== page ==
Are you seeing your leaders’ full potential come through in day to day operations? If you are not, where is the breakdown? It is likely you are not sure why targets are not met, and it is tempting to want to blame people for the problem.
TRUTH: The problem with most (94%) of the variation is with the process and not the people.
In a previous article we laid out 3 unique approaches to translate the strategic plan into goals. In this article we will focus on defining leadership and the milestones that gauge how leaders are performing. We will touch on managing the process, setting goals and translating expectations for consistent results.
In order to define your leadership you have to fully understand the business process (or the value stream) so you can explore the bottlenecks and the impact of the breakdown. This is best done in a group so that everyone sees each step and their order. Most leaders are surprised to learn that steps are missed or the attention to detail is blurred which sets up a pattern of mediocre quality.
And if you do not have a process mapped out, now is the time to set that up.
While this takes time (approximately 2 hours for a medium complex process). it is worth the investment because of what every one learns.
And in case you are thinking, “Everyone knows their job…why do we need to map it out?” Research consistently shows that even at the C Suite level, people do not understand how their job relates to the mission or to others they work with! So you can imagine that as you move down the hierarchy, people’s understanding becomes even more blurry.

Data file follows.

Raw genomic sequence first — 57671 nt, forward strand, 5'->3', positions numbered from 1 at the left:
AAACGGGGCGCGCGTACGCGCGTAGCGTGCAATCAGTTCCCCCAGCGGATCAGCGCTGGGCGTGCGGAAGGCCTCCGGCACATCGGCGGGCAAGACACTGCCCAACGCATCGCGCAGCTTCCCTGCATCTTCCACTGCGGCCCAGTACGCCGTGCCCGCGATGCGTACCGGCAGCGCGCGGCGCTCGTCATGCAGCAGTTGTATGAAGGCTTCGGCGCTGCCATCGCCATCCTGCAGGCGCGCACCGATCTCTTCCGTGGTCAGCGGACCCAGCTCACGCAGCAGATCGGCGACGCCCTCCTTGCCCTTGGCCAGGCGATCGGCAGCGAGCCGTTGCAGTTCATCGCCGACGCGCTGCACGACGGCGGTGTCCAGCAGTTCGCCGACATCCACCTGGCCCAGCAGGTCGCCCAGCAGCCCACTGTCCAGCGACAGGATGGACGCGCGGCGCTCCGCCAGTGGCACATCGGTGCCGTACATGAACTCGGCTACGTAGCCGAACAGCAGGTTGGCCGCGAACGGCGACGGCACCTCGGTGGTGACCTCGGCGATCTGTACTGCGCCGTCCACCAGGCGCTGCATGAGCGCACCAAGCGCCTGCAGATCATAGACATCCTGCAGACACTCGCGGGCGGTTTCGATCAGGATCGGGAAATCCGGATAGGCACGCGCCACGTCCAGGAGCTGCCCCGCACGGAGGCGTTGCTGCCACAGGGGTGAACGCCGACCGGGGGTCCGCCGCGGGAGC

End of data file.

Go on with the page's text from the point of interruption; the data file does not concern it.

Mapping a process is just like it sounds, an activity where the steps that move that process along are outlined and staff involved int he process discuss the best practice for optimal results.
Recently we worked with an outpatient clinic and in mapping out one of the registration processes, with extremely low satisfaction scores, one of the best staff members said, “Wow, I can see how my attitude comes across to our patients and I need to work on that.” This was not prompted but came as a result of reflection and review during the processing mapping. This stimulated other team members to also comment on how their behavior impacted their customers.
As the group sees their workflow, they can be prompted to set up milestones to manage progress.
Context and Impact = Effective Leadership Development
Setting Goals & Milestones
Goals and milestones need to follow the SMART format and be:
SPECIFIC: Do not try to put more than one specific objective into your goal or milestone.
MEASUREABLE: This should be a number.
ATTAINABLE: Make the goal something people believe can happen.
RELEVANT: The goal needs to have meaning for those responsible for the outcome.
Time Bound: Give it a date.
Very often people are reluctant to make the commitment that a SMART goal requires. As the leader or project manager, it is ESSENTIAL to have this information spelled out.
Include coaching in your leadership approach to support the team and encourage them and build their confidence to get it done. Your planning and breakdown of the target with incremental milestones is what will ensure the consistent success in hitting your targets.